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NSI makes timely change to domain payment policy

Some Internet users will have to start paying domain registration fees up front, Network Solutions says today--just before its credit policy is likely to come under attack on Capitol Hill.

Some Internet users will have to start paying registration fees up front for the most popular forms of addresses, the dominant Net registrar said today--one day before its policy of granting credit to its customers is likely to come under attack on Capitol Hill.

Network Solutions has been under pressure to curb its policy of allowing applicants to hold a domain name for months before actually paying for it. Critics say the practice, in place for more than five years, encouraged speculators to gobble up names for the sole purpose of reselling them for a profit.

NSI's invoicing practice also has come under fire from new registrants authorized by the Internet Corporation for Assigned Names and Numbers (ICANN) to sell names with the three extensions, which account for up to three-quarters of the world's Internet addresses. Because ICANN--the body the Clinton administration appointed last year to take over administration of the Net--requires the registrars to receive payment before registering an address, NSI's rivals say the company's ability to offer customers credit puts them at a competitive disadvantage.

NSI, which until recently was the only company authorized to register ".com," ".net," and ".org" addresses, said it was implementing the change to curb so-called cybersquatting and to make it easier for customers to pay for names.

At least one witness scheduled to testify at a hearing tomorrow before the House Commerce Subcommittee on Oversight and Investigations said he planned to bring the alleged disparity to the attention of subcommittee members.

Ken Stubbs, chairman of CORE (Internet Council of Registrars), said his criticism of the NSI credit policy was included in written statements he submitted earlier today.

According to NSI spokesman Brian O'Shaughnessy, the company had planned to announce the change more than a month ago. "I don't know that there was any connection between the two events other than coincidence," he said.

The move will allow customers to use an easy "point and click" method to pay NSI fees using a credit card, eliminating the step of receiving a paper invoice in the mail. NSI also hopes the practice will discourage people from reserving names they think will be popular and then reselling them.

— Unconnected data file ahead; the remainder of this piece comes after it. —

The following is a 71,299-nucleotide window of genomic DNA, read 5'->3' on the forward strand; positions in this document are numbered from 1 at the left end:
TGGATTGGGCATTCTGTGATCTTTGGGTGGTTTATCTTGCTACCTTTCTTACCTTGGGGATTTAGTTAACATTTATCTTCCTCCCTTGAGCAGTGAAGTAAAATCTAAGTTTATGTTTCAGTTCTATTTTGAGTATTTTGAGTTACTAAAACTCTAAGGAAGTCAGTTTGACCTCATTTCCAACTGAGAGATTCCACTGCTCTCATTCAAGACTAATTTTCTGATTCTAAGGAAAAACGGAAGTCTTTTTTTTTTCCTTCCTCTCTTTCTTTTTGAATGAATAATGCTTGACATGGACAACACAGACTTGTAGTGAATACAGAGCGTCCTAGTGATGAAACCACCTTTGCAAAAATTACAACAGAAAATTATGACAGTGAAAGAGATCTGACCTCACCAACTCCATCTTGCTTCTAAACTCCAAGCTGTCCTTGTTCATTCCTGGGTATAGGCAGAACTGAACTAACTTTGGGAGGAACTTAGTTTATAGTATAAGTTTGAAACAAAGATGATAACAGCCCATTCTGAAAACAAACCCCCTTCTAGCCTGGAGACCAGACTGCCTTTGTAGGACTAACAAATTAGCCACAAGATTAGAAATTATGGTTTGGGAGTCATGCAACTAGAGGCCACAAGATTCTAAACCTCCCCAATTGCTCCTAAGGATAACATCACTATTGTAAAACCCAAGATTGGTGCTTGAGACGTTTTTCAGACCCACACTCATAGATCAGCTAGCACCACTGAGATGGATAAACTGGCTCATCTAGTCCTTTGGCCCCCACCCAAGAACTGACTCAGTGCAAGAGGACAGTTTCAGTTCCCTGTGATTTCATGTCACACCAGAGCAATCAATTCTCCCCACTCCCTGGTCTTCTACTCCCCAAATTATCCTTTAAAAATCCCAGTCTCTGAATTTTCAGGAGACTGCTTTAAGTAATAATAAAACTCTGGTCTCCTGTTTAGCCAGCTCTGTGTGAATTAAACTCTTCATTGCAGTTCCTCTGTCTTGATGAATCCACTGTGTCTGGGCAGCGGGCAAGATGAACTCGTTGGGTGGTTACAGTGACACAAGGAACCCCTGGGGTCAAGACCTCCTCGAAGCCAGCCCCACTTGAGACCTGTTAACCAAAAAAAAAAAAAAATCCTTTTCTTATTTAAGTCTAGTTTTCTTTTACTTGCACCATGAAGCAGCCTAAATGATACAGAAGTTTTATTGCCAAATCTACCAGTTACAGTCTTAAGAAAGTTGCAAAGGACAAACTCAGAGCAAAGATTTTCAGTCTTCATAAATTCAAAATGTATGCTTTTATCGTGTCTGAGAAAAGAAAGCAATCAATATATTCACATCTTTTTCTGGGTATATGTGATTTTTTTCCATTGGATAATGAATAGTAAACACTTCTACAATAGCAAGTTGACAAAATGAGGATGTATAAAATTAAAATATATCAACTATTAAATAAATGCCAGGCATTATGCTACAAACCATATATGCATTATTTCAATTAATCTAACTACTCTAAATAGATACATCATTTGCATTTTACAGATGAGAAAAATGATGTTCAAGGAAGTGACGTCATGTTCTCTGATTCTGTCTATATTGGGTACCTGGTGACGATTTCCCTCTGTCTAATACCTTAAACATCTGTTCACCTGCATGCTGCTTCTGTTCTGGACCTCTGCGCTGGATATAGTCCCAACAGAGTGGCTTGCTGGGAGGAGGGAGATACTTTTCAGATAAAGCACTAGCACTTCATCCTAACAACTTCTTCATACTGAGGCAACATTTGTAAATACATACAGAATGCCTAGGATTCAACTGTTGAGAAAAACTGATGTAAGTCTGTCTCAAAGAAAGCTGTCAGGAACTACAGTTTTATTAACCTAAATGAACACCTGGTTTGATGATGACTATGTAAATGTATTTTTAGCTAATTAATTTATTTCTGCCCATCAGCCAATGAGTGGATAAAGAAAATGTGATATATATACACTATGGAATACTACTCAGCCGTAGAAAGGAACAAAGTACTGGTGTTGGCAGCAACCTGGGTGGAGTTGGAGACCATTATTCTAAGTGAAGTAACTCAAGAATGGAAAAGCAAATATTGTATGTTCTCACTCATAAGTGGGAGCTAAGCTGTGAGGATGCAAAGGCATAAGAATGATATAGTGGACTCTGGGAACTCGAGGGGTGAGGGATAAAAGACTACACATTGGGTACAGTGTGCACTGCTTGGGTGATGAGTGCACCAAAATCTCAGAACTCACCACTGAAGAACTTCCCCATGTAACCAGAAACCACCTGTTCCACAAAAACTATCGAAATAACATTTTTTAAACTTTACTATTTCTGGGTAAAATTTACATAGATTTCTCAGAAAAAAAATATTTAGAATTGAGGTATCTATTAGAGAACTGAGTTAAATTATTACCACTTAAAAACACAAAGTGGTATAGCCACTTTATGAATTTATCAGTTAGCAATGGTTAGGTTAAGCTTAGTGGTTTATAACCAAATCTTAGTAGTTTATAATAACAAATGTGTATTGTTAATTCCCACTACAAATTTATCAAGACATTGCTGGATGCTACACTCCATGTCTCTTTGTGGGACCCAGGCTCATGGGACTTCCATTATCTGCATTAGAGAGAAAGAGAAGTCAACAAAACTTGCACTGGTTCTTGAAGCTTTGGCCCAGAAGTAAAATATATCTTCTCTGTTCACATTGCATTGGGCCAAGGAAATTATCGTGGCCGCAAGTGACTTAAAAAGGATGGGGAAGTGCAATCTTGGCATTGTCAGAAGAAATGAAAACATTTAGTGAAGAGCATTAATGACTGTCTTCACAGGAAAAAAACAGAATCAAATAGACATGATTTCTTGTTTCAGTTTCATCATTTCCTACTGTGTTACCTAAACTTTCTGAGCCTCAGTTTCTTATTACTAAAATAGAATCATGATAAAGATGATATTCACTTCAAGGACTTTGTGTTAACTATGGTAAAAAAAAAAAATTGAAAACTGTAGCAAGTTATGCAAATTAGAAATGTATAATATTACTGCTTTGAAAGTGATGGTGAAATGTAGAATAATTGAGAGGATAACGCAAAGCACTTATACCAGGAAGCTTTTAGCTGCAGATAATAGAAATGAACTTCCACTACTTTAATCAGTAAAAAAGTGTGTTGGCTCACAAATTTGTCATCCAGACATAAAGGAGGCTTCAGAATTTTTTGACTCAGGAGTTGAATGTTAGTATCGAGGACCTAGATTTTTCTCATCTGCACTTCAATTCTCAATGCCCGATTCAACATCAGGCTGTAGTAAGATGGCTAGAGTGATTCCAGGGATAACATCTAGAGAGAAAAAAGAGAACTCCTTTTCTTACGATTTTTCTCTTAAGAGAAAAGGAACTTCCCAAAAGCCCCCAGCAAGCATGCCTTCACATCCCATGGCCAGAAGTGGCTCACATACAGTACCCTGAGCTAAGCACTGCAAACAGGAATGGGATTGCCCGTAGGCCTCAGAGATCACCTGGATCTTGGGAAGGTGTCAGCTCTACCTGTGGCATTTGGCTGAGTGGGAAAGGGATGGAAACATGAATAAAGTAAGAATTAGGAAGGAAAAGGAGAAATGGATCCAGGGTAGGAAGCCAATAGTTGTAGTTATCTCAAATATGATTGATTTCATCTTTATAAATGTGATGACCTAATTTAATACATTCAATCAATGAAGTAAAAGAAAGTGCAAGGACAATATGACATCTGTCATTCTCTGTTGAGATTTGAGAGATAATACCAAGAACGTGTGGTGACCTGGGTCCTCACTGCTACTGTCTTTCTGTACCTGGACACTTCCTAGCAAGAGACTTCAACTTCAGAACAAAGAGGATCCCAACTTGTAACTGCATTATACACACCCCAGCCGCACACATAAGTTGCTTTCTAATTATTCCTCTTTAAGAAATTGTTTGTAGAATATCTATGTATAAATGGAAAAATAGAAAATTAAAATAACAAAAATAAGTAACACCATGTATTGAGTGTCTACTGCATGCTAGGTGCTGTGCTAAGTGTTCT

Under the new policy, NSI still will allow businesses that register domain names in bulk and meet other conditions to be billed later. By contrast, registrars hoping to get a piece of NSI's multimillion-dollar business are bound by an agreement imposed by ICANN preventing an address from being activated "unless and until [the registrar] is satisfied that it has received payment of its registration fee."

NSI doesn't appear to be the only player in the recent debate over domain name registration trying to preempt criticism at tomorrow's hearing. Following sharp criticism, ICANN said earlier this week that it would start conducting its board meetings in public and would suspend a $1 fee imposed on domain names. Grover Norquist, president of Americans for Tax Reform, is expected to take ICANN to task over the fee at tomorrow's hearing.

Witnesses with wide-ranging views on the future of domain registration are expected to testify at the hearing, which comes just a few weeks after Rep. Tom Bliley (R-Virginia) publicly criticized ICANN. The first panel will include representatives from NSI, ICANN, and the Commerce Department, which is responsible for enforcing a cooperative agreement that set up the current domain registration system.

A second panel is expected to include James Love, director of the Consumer Project on Technology; Mikki Barry, president of the Domain Name Rights Coalition; and representatives from America Online and two other registrars appointed to test a shared registration system.

The panel also will include two academics following the domain name issue and the head of the trade group the Information Technology Association of America.